Is Harvard More Repressive Than the Town That Banned Swearing?

By on July 2, 2012

That’s the question FIRE Chairman and Co-Founder Harvey Silverglate asks in his latest letter to The Boston Globe about Harvard University and the town of Middleborough, Massachusetts, which recently banned curse words (punishment: a $20 fine). Harvey makes the connection between the two: 

[I]t should come as no surprise that a municipality makes the assumption that it has the legal power and moral authority to dictate what its citizens may not say.

Since the mid-1980s our institutions of so-called higher learning have been instituting ever-stricter speech codes that make it a punishable act for one student to offend another by uttering anything deemed by the listener to be demeaning.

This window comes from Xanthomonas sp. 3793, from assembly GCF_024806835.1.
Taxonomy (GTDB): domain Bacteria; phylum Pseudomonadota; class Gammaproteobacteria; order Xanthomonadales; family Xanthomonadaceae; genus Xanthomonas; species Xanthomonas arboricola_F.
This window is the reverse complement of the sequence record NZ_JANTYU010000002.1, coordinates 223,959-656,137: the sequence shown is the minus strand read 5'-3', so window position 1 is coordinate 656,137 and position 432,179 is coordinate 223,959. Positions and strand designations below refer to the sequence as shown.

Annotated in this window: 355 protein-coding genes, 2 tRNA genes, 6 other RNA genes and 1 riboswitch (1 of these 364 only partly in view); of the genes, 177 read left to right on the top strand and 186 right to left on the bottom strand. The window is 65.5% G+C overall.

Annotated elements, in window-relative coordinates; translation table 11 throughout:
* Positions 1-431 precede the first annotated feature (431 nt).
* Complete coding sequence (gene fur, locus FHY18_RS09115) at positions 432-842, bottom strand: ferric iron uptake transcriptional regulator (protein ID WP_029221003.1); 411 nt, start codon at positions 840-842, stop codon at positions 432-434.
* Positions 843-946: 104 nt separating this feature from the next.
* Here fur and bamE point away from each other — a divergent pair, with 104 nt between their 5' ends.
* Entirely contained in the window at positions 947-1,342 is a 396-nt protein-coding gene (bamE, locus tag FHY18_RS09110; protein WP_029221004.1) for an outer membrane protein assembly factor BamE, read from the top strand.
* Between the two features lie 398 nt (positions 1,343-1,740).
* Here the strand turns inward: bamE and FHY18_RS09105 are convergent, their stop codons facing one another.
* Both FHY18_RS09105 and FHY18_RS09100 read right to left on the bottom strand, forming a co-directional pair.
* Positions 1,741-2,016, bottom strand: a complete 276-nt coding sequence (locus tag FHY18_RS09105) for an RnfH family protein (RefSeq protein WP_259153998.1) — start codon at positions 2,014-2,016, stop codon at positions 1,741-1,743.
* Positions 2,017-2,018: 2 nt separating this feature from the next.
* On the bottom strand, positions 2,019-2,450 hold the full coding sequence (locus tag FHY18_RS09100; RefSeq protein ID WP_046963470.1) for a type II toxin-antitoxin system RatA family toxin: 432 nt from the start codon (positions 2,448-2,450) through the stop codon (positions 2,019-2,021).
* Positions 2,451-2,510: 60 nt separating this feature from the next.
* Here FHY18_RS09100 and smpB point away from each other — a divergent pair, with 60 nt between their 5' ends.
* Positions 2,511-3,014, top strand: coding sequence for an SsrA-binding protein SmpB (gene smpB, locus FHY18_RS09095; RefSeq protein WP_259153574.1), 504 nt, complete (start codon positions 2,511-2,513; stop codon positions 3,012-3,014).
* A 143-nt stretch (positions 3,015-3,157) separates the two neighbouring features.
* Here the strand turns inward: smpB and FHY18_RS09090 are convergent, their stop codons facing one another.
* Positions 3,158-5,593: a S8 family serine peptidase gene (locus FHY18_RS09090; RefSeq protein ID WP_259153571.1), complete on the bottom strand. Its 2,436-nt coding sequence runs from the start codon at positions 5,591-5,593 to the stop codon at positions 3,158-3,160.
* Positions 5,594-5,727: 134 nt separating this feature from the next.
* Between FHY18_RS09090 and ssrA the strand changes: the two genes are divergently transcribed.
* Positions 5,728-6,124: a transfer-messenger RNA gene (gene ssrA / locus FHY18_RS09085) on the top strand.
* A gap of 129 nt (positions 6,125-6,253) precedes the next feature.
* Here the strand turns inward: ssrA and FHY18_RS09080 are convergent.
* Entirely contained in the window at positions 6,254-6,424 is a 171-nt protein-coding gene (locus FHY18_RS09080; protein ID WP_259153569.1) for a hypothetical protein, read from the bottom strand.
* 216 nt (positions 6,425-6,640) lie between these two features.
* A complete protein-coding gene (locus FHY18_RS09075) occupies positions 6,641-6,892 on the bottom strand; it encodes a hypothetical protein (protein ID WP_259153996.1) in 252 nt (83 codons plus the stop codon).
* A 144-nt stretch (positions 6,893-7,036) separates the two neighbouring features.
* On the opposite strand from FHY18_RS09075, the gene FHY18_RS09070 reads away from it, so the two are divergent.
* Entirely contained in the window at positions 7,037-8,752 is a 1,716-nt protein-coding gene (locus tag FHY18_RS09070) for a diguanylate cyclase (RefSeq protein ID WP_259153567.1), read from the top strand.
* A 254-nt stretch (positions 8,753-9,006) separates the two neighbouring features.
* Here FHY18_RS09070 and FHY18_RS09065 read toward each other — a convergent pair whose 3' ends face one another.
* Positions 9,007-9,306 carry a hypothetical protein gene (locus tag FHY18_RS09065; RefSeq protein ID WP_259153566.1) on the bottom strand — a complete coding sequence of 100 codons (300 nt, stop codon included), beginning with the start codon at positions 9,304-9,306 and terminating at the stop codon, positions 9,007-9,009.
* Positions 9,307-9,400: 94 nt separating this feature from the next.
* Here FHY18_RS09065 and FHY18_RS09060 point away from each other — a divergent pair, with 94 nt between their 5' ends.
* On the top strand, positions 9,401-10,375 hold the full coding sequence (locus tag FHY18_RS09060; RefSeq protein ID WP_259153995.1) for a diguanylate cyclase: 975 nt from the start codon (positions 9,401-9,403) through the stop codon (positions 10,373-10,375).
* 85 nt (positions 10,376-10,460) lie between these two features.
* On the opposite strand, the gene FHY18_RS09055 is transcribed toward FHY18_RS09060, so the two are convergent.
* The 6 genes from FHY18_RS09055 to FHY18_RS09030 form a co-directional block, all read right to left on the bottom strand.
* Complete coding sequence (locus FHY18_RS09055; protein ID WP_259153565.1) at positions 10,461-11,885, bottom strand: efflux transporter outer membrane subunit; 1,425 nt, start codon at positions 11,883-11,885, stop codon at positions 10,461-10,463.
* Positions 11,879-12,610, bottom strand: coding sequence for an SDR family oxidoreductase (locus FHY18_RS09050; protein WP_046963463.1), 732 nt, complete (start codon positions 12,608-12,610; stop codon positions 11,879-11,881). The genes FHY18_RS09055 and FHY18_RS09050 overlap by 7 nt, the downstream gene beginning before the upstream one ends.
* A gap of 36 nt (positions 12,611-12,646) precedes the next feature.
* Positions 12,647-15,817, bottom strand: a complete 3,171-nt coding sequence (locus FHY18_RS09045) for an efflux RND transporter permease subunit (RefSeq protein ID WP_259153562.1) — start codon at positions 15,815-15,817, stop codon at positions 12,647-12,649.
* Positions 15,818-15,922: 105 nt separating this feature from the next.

Indeed, Harvard went a shocking step further this past year when Thomas Dingman, dean of freshmen, sought to get all first-year students to sign a "kindness pledge." …

Harvey’s letter is worth a minute of your time to read, and his point that repression at universities is leading people to more easily accept such limitations in our larger society is also a theme of FIRE President Greg Lukianoff’s upcoming book, Unlearning Liberty.

Schools: Harvard University